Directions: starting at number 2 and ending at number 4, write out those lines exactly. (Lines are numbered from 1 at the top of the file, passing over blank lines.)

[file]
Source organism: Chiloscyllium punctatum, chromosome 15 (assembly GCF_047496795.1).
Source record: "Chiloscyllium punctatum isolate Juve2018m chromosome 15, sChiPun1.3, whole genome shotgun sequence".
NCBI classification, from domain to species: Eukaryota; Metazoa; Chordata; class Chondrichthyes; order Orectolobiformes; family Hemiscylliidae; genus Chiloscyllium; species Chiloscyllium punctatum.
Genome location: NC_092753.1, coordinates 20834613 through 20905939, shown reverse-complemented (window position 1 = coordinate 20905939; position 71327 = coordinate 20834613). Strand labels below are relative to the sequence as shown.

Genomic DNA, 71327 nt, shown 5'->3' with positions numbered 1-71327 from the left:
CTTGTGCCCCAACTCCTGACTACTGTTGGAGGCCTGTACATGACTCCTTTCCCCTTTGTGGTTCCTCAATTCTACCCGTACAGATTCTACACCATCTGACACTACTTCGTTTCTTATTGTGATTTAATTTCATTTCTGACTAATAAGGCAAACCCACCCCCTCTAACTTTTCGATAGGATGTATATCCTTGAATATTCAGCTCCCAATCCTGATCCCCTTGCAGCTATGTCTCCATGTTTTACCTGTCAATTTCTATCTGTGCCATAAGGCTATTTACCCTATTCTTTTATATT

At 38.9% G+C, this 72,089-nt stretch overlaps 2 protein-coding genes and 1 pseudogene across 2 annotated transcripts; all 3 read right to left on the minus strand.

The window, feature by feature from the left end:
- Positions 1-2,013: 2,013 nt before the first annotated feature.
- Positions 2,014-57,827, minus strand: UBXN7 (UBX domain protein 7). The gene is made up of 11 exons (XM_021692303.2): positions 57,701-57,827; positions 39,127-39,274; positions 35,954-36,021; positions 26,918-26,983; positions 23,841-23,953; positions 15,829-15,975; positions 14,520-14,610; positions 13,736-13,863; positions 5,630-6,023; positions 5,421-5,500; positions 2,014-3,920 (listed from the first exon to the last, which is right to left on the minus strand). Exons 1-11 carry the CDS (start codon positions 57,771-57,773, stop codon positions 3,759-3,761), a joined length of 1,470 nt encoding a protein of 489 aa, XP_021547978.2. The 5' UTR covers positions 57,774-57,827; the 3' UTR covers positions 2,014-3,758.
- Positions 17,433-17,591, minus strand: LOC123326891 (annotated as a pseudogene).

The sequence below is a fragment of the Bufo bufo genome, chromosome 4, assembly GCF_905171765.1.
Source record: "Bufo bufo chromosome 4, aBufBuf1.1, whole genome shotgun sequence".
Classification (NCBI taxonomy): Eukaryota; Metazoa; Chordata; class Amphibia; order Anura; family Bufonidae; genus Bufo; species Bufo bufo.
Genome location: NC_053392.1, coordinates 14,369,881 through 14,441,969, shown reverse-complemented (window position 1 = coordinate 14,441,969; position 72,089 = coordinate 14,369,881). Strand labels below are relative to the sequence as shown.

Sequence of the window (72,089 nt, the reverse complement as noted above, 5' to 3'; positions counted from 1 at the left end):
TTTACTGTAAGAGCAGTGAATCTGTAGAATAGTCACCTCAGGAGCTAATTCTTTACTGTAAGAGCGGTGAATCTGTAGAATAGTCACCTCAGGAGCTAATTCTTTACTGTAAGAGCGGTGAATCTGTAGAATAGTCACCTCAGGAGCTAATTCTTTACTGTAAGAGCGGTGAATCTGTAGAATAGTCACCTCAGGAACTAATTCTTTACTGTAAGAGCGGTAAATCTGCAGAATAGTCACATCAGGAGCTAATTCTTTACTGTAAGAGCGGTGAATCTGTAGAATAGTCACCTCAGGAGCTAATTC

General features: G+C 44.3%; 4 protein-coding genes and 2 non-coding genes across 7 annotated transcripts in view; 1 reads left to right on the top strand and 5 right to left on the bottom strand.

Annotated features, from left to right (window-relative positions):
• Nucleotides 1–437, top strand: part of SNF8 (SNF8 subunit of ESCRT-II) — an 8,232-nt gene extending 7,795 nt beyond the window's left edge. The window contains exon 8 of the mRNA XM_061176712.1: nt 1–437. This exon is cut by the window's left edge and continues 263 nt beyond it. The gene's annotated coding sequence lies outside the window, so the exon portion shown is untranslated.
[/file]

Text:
Source record: "Chiloscyllium punctatum isolate Juve2018m chromosome 15, sChiPun1.3, whole genome shotgun sequence".
NCBI classification, from domain to species: Eukaryota; Metazoa; Chordata; class Chondrichthyes; order Orectolobiformes; family Hemiscylliidae; genus Chiloscyllium; species Chiloscyllium punctatum.
Genome location: NC_092753.1, coordinates 20834613 through 20905939, shown reverse-complemented (window position 1 = coordinate 20905939; position 71327 = coordinate 20834613). Strand labels below are relative to the sequence as shown.